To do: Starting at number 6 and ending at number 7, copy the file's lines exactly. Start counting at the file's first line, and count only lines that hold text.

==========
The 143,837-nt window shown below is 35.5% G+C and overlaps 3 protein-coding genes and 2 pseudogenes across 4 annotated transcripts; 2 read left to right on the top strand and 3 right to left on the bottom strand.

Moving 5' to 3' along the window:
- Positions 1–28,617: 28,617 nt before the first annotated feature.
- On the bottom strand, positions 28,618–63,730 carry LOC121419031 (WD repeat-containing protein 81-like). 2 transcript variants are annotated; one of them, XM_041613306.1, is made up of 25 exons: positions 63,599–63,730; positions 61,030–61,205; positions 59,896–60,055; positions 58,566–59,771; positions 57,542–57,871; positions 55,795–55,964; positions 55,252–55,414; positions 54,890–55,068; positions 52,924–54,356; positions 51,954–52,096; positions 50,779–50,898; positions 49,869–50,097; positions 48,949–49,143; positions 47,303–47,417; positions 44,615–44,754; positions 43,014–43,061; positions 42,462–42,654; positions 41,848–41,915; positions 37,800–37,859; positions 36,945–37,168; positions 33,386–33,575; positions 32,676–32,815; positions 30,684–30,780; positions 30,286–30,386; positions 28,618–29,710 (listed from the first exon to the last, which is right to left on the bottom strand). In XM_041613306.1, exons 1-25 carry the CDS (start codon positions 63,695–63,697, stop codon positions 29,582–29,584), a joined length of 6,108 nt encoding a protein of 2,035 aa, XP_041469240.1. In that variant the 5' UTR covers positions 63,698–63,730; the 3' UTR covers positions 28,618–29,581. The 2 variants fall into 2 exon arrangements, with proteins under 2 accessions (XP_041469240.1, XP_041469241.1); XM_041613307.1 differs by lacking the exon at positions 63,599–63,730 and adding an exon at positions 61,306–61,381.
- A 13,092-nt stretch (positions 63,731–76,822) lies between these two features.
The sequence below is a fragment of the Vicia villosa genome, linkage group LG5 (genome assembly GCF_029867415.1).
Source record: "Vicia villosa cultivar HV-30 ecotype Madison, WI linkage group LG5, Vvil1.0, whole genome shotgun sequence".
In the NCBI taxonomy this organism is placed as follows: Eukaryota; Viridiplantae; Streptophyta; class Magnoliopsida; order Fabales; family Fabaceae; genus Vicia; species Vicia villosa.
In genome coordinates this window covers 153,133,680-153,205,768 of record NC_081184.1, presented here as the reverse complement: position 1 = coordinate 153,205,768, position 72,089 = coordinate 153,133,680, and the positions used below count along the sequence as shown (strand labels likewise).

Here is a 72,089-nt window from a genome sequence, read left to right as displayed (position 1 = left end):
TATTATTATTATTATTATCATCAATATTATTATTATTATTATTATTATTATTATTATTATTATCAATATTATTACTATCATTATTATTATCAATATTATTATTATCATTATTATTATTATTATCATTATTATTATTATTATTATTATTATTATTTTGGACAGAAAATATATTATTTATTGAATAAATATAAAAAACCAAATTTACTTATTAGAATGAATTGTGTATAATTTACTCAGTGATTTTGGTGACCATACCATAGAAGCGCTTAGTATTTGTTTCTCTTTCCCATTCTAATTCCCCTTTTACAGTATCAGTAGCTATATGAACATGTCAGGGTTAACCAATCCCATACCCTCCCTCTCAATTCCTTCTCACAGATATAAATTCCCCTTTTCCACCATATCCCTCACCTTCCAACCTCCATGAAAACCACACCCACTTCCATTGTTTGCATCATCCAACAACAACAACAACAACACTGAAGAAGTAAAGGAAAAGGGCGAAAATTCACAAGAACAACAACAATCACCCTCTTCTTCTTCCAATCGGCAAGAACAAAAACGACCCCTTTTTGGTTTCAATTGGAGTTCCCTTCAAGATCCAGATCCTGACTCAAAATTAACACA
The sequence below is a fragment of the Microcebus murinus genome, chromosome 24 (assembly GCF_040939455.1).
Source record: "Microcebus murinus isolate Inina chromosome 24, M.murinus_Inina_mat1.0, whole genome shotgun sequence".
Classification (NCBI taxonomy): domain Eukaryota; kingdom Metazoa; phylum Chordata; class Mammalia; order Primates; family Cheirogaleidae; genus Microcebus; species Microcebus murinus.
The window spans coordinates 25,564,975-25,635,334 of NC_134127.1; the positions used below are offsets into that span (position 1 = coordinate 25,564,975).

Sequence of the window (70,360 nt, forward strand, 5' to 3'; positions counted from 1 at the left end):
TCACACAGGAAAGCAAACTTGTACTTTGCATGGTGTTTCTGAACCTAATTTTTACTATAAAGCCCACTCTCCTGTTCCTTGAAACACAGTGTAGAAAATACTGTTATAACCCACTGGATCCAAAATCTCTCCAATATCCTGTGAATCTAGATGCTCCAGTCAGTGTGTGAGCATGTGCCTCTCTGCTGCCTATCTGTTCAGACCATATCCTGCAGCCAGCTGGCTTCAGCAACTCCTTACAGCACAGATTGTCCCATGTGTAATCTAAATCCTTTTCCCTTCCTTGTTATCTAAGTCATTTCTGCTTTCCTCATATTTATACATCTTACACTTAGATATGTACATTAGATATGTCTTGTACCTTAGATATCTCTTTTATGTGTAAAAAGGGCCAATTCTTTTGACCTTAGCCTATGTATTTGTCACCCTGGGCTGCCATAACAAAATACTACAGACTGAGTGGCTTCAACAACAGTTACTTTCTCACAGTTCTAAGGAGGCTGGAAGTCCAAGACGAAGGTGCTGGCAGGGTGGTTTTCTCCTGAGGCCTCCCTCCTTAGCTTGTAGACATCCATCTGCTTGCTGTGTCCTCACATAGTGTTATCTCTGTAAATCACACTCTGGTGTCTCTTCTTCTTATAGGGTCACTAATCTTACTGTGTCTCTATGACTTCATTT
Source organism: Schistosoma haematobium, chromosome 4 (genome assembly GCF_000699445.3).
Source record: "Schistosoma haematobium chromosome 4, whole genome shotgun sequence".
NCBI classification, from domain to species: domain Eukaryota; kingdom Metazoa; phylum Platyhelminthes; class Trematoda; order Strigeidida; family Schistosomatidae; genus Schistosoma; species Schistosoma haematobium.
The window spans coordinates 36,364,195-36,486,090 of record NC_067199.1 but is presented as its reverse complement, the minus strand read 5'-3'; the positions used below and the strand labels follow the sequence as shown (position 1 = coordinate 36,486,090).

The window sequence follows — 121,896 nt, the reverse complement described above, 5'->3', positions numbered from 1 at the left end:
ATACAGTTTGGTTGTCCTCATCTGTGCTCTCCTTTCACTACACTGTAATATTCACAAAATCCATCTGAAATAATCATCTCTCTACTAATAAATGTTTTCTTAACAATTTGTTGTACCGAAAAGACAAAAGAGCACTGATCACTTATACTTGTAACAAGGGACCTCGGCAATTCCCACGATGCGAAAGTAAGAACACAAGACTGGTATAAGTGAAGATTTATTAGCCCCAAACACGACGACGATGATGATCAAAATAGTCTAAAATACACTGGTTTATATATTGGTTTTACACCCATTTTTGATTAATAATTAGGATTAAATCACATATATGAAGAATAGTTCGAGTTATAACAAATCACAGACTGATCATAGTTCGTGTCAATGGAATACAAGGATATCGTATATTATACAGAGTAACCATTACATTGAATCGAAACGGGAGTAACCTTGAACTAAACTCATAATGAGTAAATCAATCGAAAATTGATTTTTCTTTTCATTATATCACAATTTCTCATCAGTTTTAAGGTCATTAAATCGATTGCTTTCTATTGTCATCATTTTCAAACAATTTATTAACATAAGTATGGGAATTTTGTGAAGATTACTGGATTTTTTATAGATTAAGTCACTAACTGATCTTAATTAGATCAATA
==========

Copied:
The sequence below is a fragment of the Vicia villosa genome, linkage group LG5 (genome assembly GCF_029867415.1).
Source record: "Vicia villosa cultivar HV-30 ecotype Madison, WI linkage group LG5, Vvil1.0, whole genome shotgun sequence".